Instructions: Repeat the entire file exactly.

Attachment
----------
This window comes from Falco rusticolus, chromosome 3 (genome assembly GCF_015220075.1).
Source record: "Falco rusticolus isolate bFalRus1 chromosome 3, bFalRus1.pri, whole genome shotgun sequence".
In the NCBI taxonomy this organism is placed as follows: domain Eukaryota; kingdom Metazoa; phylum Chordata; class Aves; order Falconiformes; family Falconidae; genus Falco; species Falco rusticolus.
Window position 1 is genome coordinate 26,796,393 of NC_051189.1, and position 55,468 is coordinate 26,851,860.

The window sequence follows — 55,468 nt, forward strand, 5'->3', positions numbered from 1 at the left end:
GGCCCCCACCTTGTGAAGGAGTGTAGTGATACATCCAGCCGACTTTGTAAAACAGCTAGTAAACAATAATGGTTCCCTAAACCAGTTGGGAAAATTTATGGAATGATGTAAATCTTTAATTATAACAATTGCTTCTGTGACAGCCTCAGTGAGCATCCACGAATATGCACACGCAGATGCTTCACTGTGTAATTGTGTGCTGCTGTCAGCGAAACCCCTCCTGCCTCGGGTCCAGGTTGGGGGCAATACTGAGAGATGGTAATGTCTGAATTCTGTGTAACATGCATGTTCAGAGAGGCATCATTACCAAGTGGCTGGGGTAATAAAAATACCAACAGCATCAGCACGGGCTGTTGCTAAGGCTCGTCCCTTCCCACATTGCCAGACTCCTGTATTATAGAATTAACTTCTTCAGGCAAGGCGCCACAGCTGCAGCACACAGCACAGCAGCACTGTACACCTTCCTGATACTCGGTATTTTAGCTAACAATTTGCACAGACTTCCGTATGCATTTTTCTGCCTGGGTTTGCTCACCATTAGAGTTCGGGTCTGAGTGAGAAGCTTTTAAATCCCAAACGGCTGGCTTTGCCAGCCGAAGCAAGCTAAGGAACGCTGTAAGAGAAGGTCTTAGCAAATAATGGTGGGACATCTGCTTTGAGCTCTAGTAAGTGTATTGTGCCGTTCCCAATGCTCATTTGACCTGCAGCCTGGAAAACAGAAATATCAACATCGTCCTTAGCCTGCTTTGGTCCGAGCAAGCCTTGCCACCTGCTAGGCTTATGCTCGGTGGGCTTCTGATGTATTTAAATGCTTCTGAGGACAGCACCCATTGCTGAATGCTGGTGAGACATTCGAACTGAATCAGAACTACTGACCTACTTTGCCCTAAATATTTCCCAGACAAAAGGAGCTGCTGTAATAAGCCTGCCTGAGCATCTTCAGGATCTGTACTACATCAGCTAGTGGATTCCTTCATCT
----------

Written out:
This window comes from Falco rusticolus, chromosome 3 (genome assembly GCF_015220075.1).
Source record: "Falco rusticolus isolate bFalRus1 chromosome 3, bFalRus1.pri, whole genome shotgun sequence".
In the NCBI taxonomy this organism is placed as follows: domain Eukaryota; kingdom Metazoa; phylum Chordata; class Aves; order Falconiformes; family Falconidae; genus Falco; species Falco rusticolus.
Window position 1 is genome coordinate 26,796,393 of NC_051189.1, and position 55,468 is coordinate 26,851,860.

The window sequence follows — 55,468 nt, forward strand, 5'->3', positions numbered from 1 at the left end:
GGCCCCCACCTTGTGAAGGAGTGTAGTGATACATCCAGCCGACTTTGTAAAACAGCTAGTAAACAATAATGGTTCCCTAAACCAGTTGGGAAAATTTATGGAATGATGTAAATCTTTAATTATAACAATTGCTTCTGTGACAGCCTCAGTGAGCATCCACGAATATGCACACGCAGATGCTTCACTGTGTAATTGTGTGCTGCTGTCAGCGAAACCCCTCCTGCCTCGGGTCCAGGTTGGGGGCAATACTGAGAGATGGTAATGTCTGAATTCTGTGTAACATGCATGTTCAGAGAGGCATCATTACCAAGTGGCTGGGGTAATAAAAATACCAACAGCATCAGCACGGGCTGTTGCTAAGGCTCGTCCCTTCCCACATTGCCAGACTCCTGTATTATAGAATTAACTTCTTCAGGCAAGGCGCCACAGCTGCAGCACACAGCACAGCAGCACTGTACACCTTCCTGATACTCGGTATTTTAGCTAACAATTTGCACAGACTTCCGTATGCATTTTTCTGCCTGGGTTTGCTCACCATTAGAGTTCGGGTCTGAGTGAGAAGCTTTTAAATCCCAAACGGCTGGCTTTGCCAGCCGAAGCAAGCTAAGGAACGCTGTAAGAGAAGGTCTTAGCAAATAATGGTGGGACATCTGCTTTGAGCTCTAGTAAGTGTATTGTGCCGTTCCCAATGCTCATTTGACCTGCAGCCTGGAAAACAGAAATATCAACATCGTCCTTAGCCTGCTTTGGTCCGAGCAAGCCTTGCCACCTGCTAGGCTTATGCTCGGTGGGCTTCTGATGTATTTAAATGCTTCTGAGGACAGCACCCATTGCTGAATGCTGGTGAGACATTCGAACTGAATCAGAACTACTGACCTACTTTGCCCTAAATATTTCCCAGACAAAAGGAGCTGCTGTAATAAGCCTGCCTGAGCATCTTCAGGATCTGTACTACATCAGCTAGTGGATTCCTTCATCT